Marker Nine

Life Lessons from the Water

By Ford Silberhorn

Dad and Son on Boat

There is something truly special about water. The way that it works, both as a force and as a necessity in our lives cannot be mistaken.

From a physical standpoint, water can be immensely powerful. Enormous ocean swells can devastate shorelines and floods can ravage towns and cities.

Without water, mankind could not survive. Water is a necessity for us, but we feel contempt towards it? Of course not. We are completely fascinated and entertained by it, so, naturally, it has a huge impact on the way we live and grow up.

The point which I am trying to make is that water has the power to influence and change our lives more drastically and powerfully than any other natural occurrence or force and without growing up so close to it, I could not be who I am today.

There really are two lessons in particular that I can always come to in any situation or environment and these, of course, are to go with the flow and to just relax.

Even from an incredibly young age, life on the water had begun to teach me things, even if I wouldn't realize these lessons until much later. Buried under a slew of other photos in a box, there is a picture of me as a baby, comfortably nestled in my dad's boat. Not in the cabin or in a chair, of course, rather, in the fish box.

Baby in a Fish Box on Boat

Firstly, let me say that there was nothing unsafe or negligent about my sleeping box so you can stop dialing social services.

When the time came that I eventually saw this photo, I'm sure that I just laughed and thought it was funny how small the box was, however, it was only until later that I realized that I had already been taught a lesson, even as an infant.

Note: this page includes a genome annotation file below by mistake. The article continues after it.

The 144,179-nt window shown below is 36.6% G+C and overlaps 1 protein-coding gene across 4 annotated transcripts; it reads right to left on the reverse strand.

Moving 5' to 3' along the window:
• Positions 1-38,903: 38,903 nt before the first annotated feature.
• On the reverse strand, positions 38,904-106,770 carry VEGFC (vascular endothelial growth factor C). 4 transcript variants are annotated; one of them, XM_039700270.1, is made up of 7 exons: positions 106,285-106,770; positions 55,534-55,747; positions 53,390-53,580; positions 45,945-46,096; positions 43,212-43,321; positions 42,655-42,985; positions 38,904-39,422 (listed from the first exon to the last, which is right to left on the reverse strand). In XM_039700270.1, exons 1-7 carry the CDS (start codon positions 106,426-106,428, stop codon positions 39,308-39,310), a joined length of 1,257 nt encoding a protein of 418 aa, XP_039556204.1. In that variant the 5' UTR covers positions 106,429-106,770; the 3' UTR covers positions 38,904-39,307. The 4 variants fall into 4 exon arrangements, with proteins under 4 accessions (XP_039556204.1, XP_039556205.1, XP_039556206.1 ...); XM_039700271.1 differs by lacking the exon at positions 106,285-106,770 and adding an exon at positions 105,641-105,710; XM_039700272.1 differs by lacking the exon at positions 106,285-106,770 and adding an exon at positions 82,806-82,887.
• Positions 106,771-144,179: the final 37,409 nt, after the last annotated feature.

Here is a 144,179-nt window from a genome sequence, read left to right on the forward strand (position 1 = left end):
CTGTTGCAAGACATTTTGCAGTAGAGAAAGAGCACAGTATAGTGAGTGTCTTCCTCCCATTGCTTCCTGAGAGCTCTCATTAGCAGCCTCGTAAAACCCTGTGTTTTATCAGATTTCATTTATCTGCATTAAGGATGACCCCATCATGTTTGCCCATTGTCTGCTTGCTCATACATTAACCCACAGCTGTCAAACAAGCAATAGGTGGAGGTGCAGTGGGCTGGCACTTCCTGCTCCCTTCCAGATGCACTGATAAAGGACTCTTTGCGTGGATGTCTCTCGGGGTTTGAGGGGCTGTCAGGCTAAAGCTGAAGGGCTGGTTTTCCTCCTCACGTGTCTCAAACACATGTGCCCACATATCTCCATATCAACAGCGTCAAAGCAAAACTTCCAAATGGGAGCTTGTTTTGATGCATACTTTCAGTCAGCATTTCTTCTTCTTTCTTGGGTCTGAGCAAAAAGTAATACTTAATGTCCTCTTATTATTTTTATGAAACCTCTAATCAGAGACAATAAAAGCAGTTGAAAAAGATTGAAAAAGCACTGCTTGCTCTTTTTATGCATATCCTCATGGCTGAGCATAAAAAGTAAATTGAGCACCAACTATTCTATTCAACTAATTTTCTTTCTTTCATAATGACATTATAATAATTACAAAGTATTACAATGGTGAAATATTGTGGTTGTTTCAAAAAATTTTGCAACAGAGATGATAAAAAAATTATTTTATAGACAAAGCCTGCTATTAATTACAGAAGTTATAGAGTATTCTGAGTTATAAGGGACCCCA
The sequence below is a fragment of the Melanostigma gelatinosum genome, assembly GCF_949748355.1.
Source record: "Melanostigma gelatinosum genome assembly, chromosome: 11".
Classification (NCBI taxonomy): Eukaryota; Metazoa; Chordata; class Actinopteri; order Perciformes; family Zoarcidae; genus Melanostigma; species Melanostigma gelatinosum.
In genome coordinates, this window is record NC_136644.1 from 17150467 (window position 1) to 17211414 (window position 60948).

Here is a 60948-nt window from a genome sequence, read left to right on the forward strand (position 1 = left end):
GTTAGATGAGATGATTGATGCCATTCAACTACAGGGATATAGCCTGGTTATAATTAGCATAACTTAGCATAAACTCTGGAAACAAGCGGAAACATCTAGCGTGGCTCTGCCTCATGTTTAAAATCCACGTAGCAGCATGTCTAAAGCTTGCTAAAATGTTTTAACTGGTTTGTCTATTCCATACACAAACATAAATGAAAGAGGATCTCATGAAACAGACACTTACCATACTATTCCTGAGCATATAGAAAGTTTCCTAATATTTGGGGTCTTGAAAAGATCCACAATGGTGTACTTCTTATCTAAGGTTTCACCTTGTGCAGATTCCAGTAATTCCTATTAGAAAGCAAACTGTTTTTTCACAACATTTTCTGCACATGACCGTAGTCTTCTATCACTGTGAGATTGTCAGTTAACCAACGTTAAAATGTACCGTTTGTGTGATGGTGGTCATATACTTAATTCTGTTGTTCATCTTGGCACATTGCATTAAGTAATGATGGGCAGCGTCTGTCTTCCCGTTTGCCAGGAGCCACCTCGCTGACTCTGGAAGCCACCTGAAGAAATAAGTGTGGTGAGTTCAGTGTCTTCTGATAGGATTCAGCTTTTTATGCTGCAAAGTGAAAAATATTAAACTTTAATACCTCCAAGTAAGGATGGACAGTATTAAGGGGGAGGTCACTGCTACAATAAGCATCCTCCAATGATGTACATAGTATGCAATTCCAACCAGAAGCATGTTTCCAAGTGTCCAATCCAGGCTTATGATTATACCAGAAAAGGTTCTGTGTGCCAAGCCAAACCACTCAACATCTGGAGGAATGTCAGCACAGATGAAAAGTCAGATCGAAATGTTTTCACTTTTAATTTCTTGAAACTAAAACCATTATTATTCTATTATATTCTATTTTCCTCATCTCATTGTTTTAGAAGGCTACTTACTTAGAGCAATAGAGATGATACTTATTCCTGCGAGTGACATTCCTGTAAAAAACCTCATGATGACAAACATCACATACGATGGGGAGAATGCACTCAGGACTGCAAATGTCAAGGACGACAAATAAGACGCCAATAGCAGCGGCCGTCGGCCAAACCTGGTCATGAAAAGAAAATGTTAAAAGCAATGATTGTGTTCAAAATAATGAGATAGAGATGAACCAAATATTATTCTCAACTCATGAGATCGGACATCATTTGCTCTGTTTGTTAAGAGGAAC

Go with the flow.

Yeah sure, you're in a tiny fish box, but things could be worse. In fact, I was dead asleep in the photograph so I have a pretty good feeling it was comfy. Could I have screamed and cried for my mother? Probably, but instead baby-me was all good, wrapped tight in a blanket, fast asleep. So, even then, the water had let me let me know that it's much better to go with the flow than to worry about what comes next in life.

I only learned the last and arguably most important lesson recently.

This past summer leading into my junior year of high school, I was assigned a small mountain of summer work. As my summer days dwindled, it began time to start on these assignments. It also just so happened that my dad had been planning on a weekend boat/beach day on our favorite spot along the York River. And so there I sat on a beautiful sunny day, book in hand, furiously scribbling notes in the margins of Of Mice and Men instead of swimming, relaxing, or really doing anything fun. It was then that my lesson was clear.

Relax.

Reading on the Beach with Boat in Background

This may seem obvious, however, at the time, all I could think about was working. After maybe an hour of intense focus and reading, I finally understood that it is a million times better to simply relax and enjoy what's in front of you instead of sweating everything you have going on. Maybe it's cliche, but I don't care because it is something that I keep in mind everyday.

Growing up in Gloucester, Virginia, has undoubtedly had an immense effect on how I go about my life.

Baby Walking on a Boat

Living so close to this amazing body of water we know as the York River has taught me so many important things about myself, others, and life in general.

When the time comes that I leave Gloucester, for school or otherwise, the lessons will stick even if every single memory and event doesn't.

In ten, twenty, or even fifty years, when I look back on my adolescence here, it will be with total satisfaction in knowing that if I hadn't been here, then I couldn't be the same.

And that is why water is so special.

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